Neem leaf spray

I’m looking for imprecise, cheap insect control options. I found a neem leaf spray and cooking oil spray. Does anyone have experience with these? Do they affect the flavor of the crop (field crops vs veg gardens)? Do you have a recipe for a 15L back pack sprayer? Are there recommendations about the frequency of spraying in the tropics? I’m around 12 deg north, sudan/sahel eco region.

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Hi Jared,

Some years back we made neem insecticide, used it and taught others how to make it… but it was a while ago and I’ve forgot a lot of the details. I think we were 13 degrees north, also in the Sahel.

I think from all I read and what I remember is that it works but that its not quite as effective as some of the other commercial insecticides out there. It helps but its a lot more work to make it than buying a ready made insecticide in a bottle and its more work to use as one needs to apply it more often than a lot of other insecticides.

Another thing I recall is that its not rain fast - so basically - if it rains you should re-spray. Now if you have a 4 month rainy season… and you have about 40 rain events then you need to apply it approximately every 3 days… (which is what some of the recommendations I’ve read say).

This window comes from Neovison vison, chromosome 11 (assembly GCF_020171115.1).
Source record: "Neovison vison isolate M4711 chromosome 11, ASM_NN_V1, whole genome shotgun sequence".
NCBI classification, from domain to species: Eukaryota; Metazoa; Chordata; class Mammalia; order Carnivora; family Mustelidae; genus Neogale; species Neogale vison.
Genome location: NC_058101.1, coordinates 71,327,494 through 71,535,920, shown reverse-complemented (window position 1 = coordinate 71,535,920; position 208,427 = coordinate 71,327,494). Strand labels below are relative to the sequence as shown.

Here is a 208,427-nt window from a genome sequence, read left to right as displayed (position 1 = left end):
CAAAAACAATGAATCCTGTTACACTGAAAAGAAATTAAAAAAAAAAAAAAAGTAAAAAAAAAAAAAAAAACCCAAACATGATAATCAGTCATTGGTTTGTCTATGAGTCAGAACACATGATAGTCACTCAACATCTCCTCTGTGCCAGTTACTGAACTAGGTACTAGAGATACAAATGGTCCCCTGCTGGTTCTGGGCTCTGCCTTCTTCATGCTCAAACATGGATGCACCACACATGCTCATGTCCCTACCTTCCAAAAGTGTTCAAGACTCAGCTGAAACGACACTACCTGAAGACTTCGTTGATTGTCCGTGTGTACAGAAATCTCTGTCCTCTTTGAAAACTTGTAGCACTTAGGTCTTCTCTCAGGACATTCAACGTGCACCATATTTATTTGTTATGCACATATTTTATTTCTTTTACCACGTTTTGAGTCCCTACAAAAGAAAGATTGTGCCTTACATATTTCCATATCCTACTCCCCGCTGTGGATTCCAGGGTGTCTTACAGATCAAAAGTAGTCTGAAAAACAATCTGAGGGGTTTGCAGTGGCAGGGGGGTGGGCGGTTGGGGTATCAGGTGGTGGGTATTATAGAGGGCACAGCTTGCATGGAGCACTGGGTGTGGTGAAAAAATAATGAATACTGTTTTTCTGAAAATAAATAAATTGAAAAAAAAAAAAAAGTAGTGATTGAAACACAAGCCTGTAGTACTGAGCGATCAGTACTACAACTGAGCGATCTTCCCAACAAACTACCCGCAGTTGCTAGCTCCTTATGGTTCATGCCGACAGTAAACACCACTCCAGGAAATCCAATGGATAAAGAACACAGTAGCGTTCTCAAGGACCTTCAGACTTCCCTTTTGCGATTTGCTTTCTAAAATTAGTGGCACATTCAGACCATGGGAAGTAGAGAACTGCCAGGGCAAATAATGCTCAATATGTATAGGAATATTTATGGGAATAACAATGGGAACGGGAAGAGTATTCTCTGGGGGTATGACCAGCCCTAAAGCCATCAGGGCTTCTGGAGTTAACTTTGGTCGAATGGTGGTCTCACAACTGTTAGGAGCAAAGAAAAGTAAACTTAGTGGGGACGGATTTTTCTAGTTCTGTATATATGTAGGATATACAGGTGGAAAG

While many farmers may not put a value on their time… it takes some time to gather the neem leaves and shade dry them and have them pounded and then prepare the sprays. If one collects the seeds - well, it can be costly to pay to have them collected - neems are often common in towns and cities, but sometimes less so in village areas and then its work to pound the seeds and make the sprays. Also, in some places neem oil is incredibly expensive - so the spray shouldn’t be seen as “free”.

I really don’t think you need to worry about it affecting the flavour of the crops - we never observed that.

One other way we used it which wasn’t so much effort was to mix pounded neem leaf, ash and chili powder and apply it down the swirls of corn and sorghum plants to protect them from stem borer and other insects that would munch on the leaves as they came out - the chili was expensive and I would just recommend using pounded neem leaf powder or wood ash - its not expensive and I think it helped. One should apply it just as the sorghum starts booting stage so they don’t get too high on you. I think we applied like a 3 finger pinch full and with the ash maybe a metal bottle cap from a glass coke bottle. Anyhow, if you’re gonna try it, like anything, do it on one row before you think you’re whole crop needs it and wait a week and if it hasn’t done any harm go and do it on the whole crop.